Entrance to the initial ringwork was via a wooden gatetower to the south whose plan was partially recovered by excavation.  Later this was replaced by the present projecting stone gatetower.  This is largely down to its foundations now, although one arch springer survives on its west side.  At a later date the gateway was modified with the raising of the threshold due to the raising of the ringwork interior and the partial blocking of the gate passageway to make entrance more restricted.  Possibly the gatetower was built at the same time as the curtain wall was constructed.  Later the ringwork bank was raised in height again by another 6' and another flint curtain wall, some 7' thick, was built on top of the earlier one, possibly at the same time as the keep had its southern half demolished.  This left the top of the ringwork bank some 30' above original ground level and raised the interior of the ringwork to the first floor of the keep.  To the north the last curtain wall still stands to parapet height and is decorated externally by pilaster buttresses.  Such buttresses tend to be early, so this would suggest that the building and halving of the keep happened over a relatively short period.  To the north-east of the ringwork is a small rectangular buttress pierced by a vaulted passage.  Possibly this was a postern.  Excavation showed that the ringwork curtain to the north and west were lined with timber framed buildings, similarly to what would be expected in a shell keep, viz. Restormal.  Judging from engravings, by the eighteenth century all trace of he keep had disappeared raising the possibility that it was demolished, rather than just left to decay.

The bailey would appear to have been walled at an early stage, as evidenced by the curtain to the south as well as the east and west gatehouses on current ground level.  Like the ringwork the enceinte to the east and west has been later raised, presumably to enhance their defensive power.  Similarly it would appear that a new curtain was built on top of the older ones when they were buried under the new ramparts.  The southern curtain is externally faced with coursed flint and includes a rectangular opening which probably marks a south gate.  Excavation has shown that there was once a southern moat to the bailey before the River Nar, but that this has been infilled.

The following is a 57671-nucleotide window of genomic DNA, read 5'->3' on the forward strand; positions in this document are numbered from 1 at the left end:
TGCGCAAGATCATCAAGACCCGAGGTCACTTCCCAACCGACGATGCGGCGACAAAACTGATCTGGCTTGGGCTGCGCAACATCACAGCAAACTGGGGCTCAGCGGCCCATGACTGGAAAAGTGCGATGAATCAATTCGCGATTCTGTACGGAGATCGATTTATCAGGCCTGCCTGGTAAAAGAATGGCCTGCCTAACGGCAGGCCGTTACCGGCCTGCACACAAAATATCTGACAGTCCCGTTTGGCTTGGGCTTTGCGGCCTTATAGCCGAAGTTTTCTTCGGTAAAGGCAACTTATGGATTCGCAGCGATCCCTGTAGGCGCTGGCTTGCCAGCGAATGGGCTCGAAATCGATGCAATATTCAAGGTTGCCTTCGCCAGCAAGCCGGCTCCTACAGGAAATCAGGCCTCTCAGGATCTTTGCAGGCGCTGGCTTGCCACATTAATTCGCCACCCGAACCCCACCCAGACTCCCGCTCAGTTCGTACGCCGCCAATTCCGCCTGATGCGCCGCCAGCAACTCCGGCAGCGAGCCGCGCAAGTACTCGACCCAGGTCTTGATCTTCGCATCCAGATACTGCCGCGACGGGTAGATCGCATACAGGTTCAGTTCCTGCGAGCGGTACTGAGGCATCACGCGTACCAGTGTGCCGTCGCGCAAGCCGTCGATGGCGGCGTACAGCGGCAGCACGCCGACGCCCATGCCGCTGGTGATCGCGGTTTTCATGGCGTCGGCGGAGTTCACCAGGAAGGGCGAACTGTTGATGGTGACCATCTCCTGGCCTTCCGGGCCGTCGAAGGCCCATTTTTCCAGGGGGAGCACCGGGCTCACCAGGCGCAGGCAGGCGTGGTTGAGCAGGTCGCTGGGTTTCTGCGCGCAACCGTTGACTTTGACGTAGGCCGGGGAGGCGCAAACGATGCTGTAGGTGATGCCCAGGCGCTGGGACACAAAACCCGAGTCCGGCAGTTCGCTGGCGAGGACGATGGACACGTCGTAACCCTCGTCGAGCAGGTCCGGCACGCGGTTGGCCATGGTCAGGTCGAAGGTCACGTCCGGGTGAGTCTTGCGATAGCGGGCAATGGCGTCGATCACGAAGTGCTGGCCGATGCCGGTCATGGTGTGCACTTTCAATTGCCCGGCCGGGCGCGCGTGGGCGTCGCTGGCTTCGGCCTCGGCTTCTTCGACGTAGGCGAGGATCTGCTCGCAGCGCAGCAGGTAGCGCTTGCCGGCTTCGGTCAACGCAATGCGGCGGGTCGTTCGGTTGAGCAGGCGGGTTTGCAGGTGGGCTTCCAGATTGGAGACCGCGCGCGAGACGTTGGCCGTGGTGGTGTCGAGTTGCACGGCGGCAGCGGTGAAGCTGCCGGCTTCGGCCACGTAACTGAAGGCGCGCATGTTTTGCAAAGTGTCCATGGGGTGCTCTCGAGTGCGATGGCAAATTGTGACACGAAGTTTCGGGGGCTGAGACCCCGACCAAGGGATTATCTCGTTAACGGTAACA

An eastern and western gatehouse provided entry to the outer bailey at ground floor level, both being commanded by the ringwork to the north.  The western gatehouse had 2 D shaped towers on the outer face which made it similar to the surviving northern town gate in style and possibly also in age.  Internally parts of the lower jambs of the gateway survive with some ashlar facing.  Within this are the grooves of a portcullis.  Just north of the gatehouse is the base of a garderobe which once served the upper floor.  The eastern gatehouse was much inferior to its town counterpart, which suggests that the barbican was once a powerful structure.  This was reached via a wooden bridge and its great bank still suggests traces of a medieval curtain wall.

There remains the powerful foundations of 3 buildings in the centre of the outer bailey.  These are thought to have been a great hall with a solar at the east end, a small, square, detached kitchen and possibly a chapel to the north.  It has been logically suggested that the hall replaced the house in the inner bailey, after its conversion into a keep in the mid twelfth century.  Presumably this too was abandoned by the fourteenth century.

The planned town, which presumably did not exist as a part of West Acre in the Domesday Book, occupied a rectangular area some 750' north to south by 600' east to west and lay immediately west of the castle.  It was enclosed by a wall set on a bank 10' high and protected by a 50' wide and 10' deep ditch.  This enclosure had gates on the north and south sides.  Where there are natural defences, ie towards the river to the south and a scarp to the west, the defences are much less strong.  Unfortunately only the bank and ditch on the west side and along much of the south side survive as substantial earthworks now called Dyke Hills.  The north gate has survived remarkably intact as a gatetower with twin projecting solid round turrets protecting a portcullis.  Otherwise little remains standing of the town wall except for at the eastern end of the south side, where some fragments remain blocking the castle ditch.


Copyright©2021 Paul Martin Remfry